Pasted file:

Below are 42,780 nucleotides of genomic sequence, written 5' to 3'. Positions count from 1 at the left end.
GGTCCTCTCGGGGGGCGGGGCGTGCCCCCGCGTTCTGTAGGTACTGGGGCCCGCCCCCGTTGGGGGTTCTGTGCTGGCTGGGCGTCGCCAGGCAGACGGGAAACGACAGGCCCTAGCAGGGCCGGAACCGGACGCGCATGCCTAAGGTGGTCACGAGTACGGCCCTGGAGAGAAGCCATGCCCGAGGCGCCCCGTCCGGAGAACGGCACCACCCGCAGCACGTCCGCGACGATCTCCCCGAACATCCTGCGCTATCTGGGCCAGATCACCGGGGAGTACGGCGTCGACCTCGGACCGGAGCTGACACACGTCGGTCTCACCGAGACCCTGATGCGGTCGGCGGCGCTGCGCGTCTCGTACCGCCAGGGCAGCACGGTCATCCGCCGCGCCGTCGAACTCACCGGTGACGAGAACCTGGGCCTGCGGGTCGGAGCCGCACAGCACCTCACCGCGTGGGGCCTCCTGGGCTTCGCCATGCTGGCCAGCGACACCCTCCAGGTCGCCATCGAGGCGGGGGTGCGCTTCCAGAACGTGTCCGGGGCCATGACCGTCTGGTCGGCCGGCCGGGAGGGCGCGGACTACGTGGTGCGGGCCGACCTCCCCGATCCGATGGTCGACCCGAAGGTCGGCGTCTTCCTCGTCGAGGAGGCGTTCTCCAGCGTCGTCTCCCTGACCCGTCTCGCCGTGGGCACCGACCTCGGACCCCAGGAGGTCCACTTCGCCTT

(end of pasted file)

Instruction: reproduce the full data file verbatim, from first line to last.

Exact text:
Below are 42,780 nucleotides of genomic sequence, written 5' to 3'. Positions count from 1 at the left end.
GGTCCTCTCGGGGGGCGGGGCGTGCCCCCGCGTTCTGTAGGTACTGGGGCCCGCCCCCGTTGGGGGTTCTGTGCTGGCTGGGCGTCGCCAGGCAGACGGGAAACGACAGGCCCTAGCAGGGCCGGAACCGGACGCGCATGCCTAAGGTGGTCACGAGTACGGCCCTGGAGAGAAGCCATGCCCGAGGCGCCCCGTCCGGAGAACGGCACCACCCGCAGCACGTCCGCGACGATCTCCCCGAACATCCTGCGCTATCTGGGCCAGATCACCGGGGAGTACGGCGTCGACCTCGGACCGGAGCTGACACACGTCGGTCTCACCGAGACCCTGATGCGGTCGGCGGCGCTGCGCGTCTCGTACCGCCAGGGCAGCACGGTCATCCGCCGCGCCGTCGAACTCACCGGTGACGAGAACCTGGGCCTGCGGGTCGGAGCCGCACAGCACCTCACCGCGTGGGGCCTCCTGGGCTTCGCCATGCTGGCCAGCGACACCCTCCAGGTCGCCATCGAGGCGGGGGTGCGCTTCCAGAACGTGTCCGGGGCCATGACCGTCTGGTCGGCCGGCCGGGAGGGCGCGGACTACGTGGTGCGGGCCGACCTCCCCGATCCGATGGTCGACCCGAAGGTCGGCGTCTTCCTCGTCGAGGAGGCGTTCTCCAGCGTCGTCTCCCTGACCCGTCTCGCCGTGGGCACCGACCTCGGACCCCAGGAGGTCCACTTCGCCTT